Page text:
Gaming in the classroom gets fist pumps of approval from students -- not surprisingly. Kids love games, and games can be familiar and user-friendly. But do educators also give games the thumbs-up?
This infographic from our sister site, OnlineSchools.com, explores how teachers can reach students through digital gaming. The research quoted here shows that games can get students involved, while offering personalized instruction. Certain teachers suggest that gaming also encourages skills like problem solving, communication, collaboration and negotiation.
It's not necessarily easy to introduce games in schools. In a Boston Globe article, specialists in the field admit that adoption of games in education faces some obstacles, such as restricted class times, limited access to computers, and training for teachers. Despite these challenges, the article offers support for gaming in schools. Gaming may be a way to teach not just hard skills -- like algebra or writing -- but also soft skills, such as strategic thinking and interpretive analysis.
If there are still skeptics out there, they can take a look at government research on educational games. For example, the infographic cites a 2010 study from the Canadian government, Video Games in the Classroom Building Skills in Literacy and Numeracy. The authors report that gaming can reinforce motivation because students are in control of their actions, actively manipulating objects, and involved in experiential learning.
Games can even lead to empowerment as well as knowledge. In 2011, iCivics.org reported that students who used the free iCivics games and lessons saw test scores improve by 20%, and 78% felt they had a better understanding of the material. In 2012, iCivics.org got some inspiring feedback from a teacher in a Chicago school where 95 percent of the students lived below the poverty line. After using the iCivics approach, this teacher said his students could define the three branches of government, explain how laws are made, and refer to amendments from the Bill of Rights while debating constitutionality.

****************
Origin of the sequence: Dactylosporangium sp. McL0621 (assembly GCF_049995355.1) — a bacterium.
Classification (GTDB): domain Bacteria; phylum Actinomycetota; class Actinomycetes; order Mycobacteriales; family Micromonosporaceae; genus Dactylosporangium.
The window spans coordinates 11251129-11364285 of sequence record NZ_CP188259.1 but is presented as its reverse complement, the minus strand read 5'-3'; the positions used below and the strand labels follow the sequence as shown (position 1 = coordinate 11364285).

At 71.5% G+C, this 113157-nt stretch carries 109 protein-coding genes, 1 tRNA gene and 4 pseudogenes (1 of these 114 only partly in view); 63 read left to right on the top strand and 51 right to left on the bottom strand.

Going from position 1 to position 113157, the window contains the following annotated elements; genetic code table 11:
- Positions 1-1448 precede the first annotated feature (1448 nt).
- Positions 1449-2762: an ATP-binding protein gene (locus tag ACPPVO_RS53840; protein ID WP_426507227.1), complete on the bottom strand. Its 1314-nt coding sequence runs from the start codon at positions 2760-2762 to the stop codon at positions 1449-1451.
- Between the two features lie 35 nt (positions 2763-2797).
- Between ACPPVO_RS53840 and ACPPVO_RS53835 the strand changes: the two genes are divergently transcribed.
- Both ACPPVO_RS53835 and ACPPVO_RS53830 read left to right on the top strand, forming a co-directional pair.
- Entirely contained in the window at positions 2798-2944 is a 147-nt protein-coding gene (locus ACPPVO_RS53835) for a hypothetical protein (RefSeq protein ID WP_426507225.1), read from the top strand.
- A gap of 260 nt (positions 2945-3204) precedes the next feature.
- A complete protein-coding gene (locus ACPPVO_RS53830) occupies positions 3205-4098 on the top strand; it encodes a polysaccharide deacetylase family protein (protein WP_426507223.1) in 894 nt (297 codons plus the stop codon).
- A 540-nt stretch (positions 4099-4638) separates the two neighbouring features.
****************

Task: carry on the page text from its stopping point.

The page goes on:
This infographic from Online Schools has one more convincing argument on the side of games: A New York Times article reports that computer games can encourage the brain to produce dopamine and stimulate neural connections, enhancing the physical basis for learning. Game over: Looks like a win-win for both the games and the students.
Discover Babylon, Federation of American Scientists, http://www.fas.org/babylon/
Harnessing Gaming for the Classroom, The New York Times, January 2012, http://www.nytimes.com/2012/01/30/world/europe/harnessing-gaming-for-the-classroom.html
iCivics Annual Report, 2011 and 2012, http://www.icivics.org/About
Immune Attack, Federation of American Scientists, http://www.fas.org/immuneattack/players-2/download
Learn to Play and Play to Learn: The Secret to Games That Teach, Boston Globe, February 2013, http://www.boston.com/business/innovation/state-of-play/2013/02/learn_to_play_and_play_to_lear.html
Technology in Education, Education Week, September 2011, http://www.edweek.org/ew/issues/technology-in-education/
Video Games in the Classroom Building Skills in Literacy and Numeracy, 2010, http://www.edu.gov.on.ca/eng/literacynumeracy/inspire/research/WW_Video_Games.pdf
For a complete list of sources, please view the infographic.
Courtesy of: Online Schools